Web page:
What type of grit you start with is up to your comfort level as well as the extend you want to sand the top, oh and yes I would install the leaf and do everything at once.
Apr 12th, 2012 11:38 PM #10
- Join Date
- Jan 28th, 2006
Now if you just want to fix the scratches, it will depend on if the finish is scratched or did it go down to the wood and actually damaged or dented the wood itself. If it's just the finish with light surface scratching, you can try my method posted above OR you can take some very fine wet/dry sandpaper (400+ grit) and do a light sanding (take the shine off of the surface as well as the light scratches), move to an 600 grit and light sand it again. Once that's done, re-varnish with the varnish of your choice.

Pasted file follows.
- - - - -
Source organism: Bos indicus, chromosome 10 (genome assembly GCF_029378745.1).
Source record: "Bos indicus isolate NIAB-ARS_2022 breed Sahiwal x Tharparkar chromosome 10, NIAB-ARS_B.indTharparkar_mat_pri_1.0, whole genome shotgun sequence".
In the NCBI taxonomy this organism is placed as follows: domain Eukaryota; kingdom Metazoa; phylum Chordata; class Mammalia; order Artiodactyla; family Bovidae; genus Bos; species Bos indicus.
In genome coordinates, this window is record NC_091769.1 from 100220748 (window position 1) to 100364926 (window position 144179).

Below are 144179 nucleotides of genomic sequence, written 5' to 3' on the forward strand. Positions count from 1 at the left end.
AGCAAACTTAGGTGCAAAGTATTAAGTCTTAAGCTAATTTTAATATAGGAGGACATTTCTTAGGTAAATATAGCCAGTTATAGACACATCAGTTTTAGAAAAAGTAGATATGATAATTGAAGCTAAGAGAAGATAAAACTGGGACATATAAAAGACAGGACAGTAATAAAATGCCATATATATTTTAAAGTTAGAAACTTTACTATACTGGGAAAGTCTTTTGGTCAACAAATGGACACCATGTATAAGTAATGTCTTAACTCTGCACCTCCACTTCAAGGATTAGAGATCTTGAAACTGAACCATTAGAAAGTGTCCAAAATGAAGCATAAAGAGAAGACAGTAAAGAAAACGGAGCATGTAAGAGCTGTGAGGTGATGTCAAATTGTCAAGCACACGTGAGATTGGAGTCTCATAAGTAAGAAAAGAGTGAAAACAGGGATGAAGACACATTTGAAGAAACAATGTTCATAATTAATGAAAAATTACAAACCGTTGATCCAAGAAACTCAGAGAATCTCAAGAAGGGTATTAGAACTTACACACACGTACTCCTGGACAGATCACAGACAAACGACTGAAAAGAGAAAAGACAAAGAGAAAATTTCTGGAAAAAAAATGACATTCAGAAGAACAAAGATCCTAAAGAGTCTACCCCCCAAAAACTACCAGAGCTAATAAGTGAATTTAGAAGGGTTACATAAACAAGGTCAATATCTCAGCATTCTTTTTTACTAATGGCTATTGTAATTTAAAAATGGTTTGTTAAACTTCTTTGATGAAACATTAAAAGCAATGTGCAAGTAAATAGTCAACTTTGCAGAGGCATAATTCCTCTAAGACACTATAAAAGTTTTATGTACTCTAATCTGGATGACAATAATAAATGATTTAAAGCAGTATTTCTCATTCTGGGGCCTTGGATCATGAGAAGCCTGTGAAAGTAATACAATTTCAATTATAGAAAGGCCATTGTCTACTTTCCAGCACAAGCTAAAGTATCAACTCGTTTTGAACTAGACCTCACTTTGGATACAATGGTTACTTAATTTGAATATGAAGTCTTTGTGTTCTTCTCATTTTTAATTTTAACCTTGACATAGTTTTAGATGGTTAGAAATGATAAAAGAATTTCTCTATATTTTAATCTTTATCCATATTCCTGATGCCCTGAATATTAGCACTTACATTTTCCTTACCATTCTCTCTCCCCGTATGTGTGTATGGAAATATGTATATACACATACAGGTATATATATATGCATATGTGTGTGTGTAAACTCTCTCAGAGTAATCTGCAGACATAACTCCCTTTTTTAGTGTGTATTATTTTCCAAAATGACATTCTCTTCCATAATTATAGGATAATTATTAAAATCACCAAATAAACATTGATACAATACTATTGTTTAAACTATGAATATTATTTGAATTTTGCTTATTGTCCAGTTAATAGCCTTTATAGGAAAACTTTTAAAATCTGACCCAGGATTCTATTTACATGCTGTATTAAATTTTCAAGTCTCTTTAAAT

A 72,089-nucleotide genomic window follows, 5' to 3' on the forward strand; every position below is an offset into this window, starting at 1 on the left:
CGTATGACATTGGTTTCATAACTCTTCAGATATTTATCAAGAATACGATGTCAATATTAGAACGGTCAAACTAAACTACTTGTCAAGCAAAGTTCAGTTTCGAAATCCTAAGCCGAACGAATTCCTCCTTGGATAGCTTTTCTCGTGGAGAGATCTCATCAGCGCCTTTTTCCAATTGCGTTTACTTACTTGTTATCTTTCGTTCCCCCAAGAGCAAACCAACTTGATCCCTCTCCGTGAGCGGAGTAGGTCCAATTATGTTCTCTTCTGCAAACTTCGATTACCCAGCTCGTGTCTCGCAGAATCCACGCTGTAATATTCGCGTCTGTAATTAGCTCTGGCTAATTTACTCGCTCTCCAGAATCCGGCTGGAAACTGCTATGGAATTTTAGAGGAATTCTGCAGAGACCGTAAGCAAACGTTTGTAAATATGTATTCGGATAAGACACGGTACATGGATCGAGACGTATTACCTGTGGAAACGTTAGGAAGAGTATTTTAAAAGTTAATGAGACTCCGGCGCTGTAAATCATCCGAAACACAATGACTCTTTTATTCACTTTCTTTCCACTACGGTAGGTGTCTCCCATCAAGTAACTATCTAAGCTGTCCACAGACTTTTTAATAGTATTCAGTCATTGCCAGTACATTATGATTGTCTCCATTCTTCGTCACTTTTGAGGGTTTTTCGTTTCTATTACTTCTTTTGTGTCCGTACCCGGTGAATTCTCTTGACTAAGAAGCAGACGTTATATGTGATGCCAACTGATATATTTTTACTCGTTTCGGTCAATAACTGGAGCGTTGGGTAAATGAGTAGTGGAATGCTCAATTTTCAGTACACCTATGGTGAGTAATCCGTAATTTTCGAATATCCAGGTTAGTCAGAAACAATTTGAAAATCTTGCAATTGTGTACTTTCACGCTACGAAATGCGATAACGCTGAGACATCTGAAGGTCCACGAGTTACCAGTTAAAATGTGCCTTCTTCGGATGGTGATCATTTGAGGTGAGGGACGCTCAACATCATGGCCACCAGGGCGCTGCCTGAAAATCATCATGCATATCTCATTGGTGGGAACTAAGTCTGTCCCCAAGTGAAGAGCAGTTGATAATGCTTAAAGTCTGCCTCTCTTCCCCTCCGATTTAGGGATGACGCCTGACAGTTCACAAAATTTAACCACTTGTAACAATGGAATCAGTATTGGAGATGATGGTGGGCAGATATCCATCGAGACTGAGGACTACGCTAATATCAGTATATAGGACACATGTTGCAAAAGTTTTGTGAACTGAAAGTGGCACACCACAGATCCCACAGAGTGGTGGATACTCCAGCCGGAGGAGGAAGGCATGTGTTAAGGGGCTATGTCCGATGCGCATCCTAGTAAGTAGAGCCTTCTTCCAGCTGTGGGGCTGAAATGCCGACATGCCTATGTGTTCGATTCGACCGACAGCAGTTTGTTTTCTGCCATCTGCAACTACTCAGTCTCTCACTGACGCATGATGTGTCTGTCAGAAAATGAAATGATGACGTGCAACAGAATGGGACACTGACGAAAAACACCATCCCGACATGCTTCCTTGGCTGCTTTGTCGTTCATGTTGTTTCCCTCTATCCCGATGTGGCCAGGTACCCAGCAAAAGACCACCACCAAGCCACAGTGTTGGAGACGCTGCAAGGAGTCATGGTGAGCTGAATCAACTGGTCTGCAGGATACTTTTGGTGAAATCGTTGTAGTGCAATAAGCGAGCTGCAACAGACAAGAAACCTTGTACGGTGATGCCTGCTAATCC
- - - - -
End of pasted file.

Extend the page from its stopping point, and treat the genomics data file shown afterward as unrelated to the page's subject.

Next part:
If the scratches are light enough (really minor stuff), get some good furniture wax/polish (or make some with beeswax, turpentine, water, and soap flakes) and apply a coat, buff and apply another coat, followed by another buffing using a clean rag. You'll be amazed on how quickly light scratches disappear.
Oct 17th, 2012 07:47 AM #11
The table was sanded with an orbital palm sander and we're up to 120 grit. It looks as though someone used one side of the table as a cutting board so we spent several hours sanding at 120, not knowing how deep the cuts were. We've hand sanded some of the corners under the table where the orbital sander can't reach (like the corners where the skirt meets the table legs) and are thinking about the next steps.